A cabal of rich corporate donors is funding and in some cases calling the shots at the liberal Center for American Progress (CAP). Ken Silverstein and The Nation get big points for sticking to principles for this great investigative report on the center’s ominously bland-sounding “Business Alliance.” Here’s a small taste of what they found:
Last year, when [solar energy firm] First Solar was taking a beating from congressional Republicans and in the press over job layoffs and alleged political cronyism, CAP’s Richard Caperton praised [the company] in his testimony to the House Committee on Energy and Commerce, saying it headed up his list of “innovative projects” receiving loan guarantees….Though the think tank didn’t disclose it, First Solar belonged to CAP’s Business Alliance, a secret group of corporate donors, according to internal lists obtained by The Nation.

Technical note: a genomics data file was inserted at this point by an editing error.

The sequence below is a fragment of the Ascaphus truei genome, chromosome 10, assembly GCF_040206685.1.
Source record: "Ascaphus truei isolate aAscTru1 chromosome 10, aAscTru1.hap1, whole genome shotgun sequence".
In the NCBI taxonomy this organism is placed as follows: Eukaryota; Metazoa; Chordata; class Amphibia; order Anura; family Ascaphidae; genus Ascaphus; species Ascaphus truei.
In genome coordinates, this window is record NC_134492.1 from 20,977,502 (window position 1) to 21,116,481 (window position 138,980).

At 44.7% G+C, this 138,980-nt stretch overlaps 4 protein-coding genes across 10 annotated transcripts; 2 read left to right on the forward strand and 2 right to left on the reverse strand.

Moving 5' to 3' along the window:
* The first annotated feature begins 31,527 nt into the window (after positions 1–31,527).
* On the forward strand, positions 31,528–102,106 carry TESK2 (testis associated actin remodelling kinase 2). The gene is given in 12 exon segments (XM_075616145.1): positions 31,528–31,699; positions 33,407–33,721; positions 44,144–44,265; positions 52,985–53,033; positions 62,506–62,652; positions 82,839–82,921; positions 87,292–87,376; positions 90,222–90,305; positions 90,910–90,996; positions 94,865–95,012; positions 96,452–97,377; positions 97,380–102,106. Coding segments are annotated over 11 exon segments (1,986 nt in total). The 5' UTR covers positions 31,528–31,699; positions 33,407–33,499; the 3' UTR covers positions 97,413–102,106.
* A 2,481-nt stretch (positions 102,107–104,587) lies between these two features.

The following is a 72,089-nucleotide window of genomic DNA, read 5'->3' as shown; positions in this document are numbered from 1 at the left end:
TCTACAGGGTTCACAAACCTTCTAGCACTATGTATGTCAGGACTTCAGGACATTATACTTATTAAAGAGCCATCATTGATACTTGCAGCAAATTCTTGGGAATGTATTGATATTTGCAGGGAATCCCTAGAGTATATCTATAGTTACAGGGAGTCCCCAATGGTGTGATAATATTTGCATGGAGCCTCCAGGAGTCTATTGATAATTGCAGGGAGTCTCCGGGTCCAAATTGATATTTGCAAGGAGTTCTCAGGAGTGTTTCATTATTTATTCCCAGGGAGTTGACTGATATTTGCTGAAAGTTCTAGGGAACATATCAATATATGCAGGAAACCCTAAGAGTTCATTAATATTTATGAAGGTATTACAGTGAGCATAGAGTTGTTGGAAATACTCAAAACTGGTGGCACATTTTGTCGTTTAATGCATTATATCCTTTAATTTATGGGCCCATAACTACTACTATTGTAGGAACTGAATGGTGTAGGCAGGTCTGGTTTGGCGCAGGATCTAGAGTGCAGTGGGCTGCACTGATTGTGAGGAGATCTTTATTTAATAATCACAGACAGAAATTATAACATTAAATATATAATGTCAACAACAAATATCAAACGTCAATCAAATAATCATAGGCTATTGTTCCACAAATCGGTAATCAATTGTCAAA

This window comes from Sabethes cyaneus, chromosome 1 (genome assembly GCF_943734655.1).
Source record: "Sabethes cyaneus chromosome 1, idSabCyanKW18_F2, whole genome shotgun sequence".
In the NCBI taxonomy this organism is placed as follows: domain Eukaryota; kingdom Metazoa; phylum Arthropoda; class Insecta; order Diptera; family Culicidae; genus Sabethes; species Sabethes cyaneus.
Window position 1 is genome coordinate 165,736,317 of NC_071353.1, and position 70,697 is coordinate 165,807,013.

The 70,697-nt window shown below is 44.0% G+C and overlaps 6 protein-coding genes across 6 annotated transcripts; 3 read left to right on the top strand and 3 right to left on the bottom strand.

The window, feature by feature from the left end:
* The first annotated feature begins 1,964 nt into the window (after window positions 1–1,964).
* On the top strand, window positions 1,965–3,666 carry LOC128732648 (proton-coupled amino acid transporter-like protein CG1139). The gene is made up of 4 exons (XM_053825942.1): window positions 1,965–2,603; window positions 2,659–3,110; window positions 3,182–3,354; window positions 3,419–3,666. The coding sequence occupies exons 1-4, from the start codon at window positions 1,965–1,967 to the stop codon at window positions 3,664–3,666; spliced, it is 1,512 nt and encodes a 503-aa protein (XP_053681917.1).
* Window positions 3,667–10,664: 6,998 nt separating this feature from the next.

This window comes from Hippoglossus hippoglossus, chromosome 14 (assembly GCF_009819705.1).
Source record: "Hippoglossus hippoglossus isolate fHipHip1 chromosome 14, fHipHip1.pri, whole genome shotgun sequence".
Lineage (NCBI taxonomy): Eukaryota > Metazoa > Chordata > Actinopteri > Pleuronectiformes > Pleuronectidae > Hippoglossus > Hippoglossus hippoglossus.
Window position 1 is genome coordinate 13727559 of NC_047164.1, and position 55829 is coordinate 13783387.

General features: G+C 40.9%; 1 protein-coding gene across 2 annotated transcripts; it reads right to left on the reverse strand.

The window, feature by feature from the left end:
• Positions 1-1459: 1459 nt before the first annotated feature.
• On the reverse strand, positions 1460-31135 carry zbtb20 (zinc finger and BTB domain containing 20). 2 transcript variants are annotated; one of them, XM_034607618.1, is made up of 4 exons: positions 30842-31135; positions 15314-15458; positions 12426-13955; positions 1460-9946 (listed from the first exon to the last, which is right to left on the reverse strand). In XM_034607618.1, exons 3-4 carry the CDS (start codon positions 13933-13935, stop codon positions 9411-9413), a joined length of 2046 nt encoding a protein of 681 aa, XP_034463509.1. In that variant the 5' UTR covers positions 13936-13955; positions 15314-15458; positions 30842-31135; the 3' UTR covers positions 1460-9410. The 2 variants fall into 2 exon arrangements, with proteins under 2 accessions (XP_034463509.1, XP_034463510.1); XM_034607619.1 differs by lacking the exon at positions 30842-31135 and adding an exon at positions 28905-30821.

Members of the Business Alliance, according to Silverstein, include “Comcast, Walmart, General Motors, Pacific Gas and Electric, General Electric, Boeing and Lockheed.”For a magazine that sees itself as the moral and political conscience of the American left, this is hitting paydirt. The bit about staffers being “very clearly instructed to check with the think tank’s development team before writing anything that might upset contributors” is a portrait of Beltway cronyism at its crassest and ugliest. If we were giving advice to a think tank fellow who got this kind of instruction, we would tell him to move as quickly as possible to develop and implement an exit strategy before his reputation was tainted by foolish and incompetent bosses. Negotiating between the wishes of funders and the requirements of decorum and transparency that institutional credibility demands is what think tank administrators are supposed to do for a living. The CAP guys clearly aren’t up to the job.Yet the clumsy incompetence of CAP management aside, there’s a bigger problem here that The Nation doesn’t want to confront. The American Left, whose soul and conscience the magazine purports to be, wants to give Washington politicians more and more influence over the economic reins and resources of the country. This inevitably drives more money into the political process and creates more incentives for exactly the kind of behavior The Nation deplores.The problems of the American Left are much deeper than amateur-hour leadership of a think tank. Left politics in America are caught in a trap. The Left doesn’t pose a serious threat to the broad contours of the capitalist system in the US; the Constitution and public sentiment block any real shift in American politics away from liberal market capitalism. Thus the Left oscillates ceaselessly between a futile politics of “purity” with no prospect of ever affecting anything important and a toxic “partnership” with the powers-that-be—a relationship in which it is inevitably manipulated and abused.The chief function of the American environmental movement, for example, is to paint green lipstick on corporate pigs like Solyndra or the ethanol scam. The Nation is right to chide the Center for American Progress for becoming the servant of corporate interests rather than an opponent of them; what it misses is that this relationship describes the limits within which the movement as a whole is bound to operate.There is no actual or potential social or political basis in America for genuinely anti-capitalist politics. Those who try to convince themselves otherwise are indulging in the kind of petty bourgeois self-deceit for which Karl Marx reserved his fullest and most biting contempt.[Fifty dollar bill image courtesy of Shutterstock]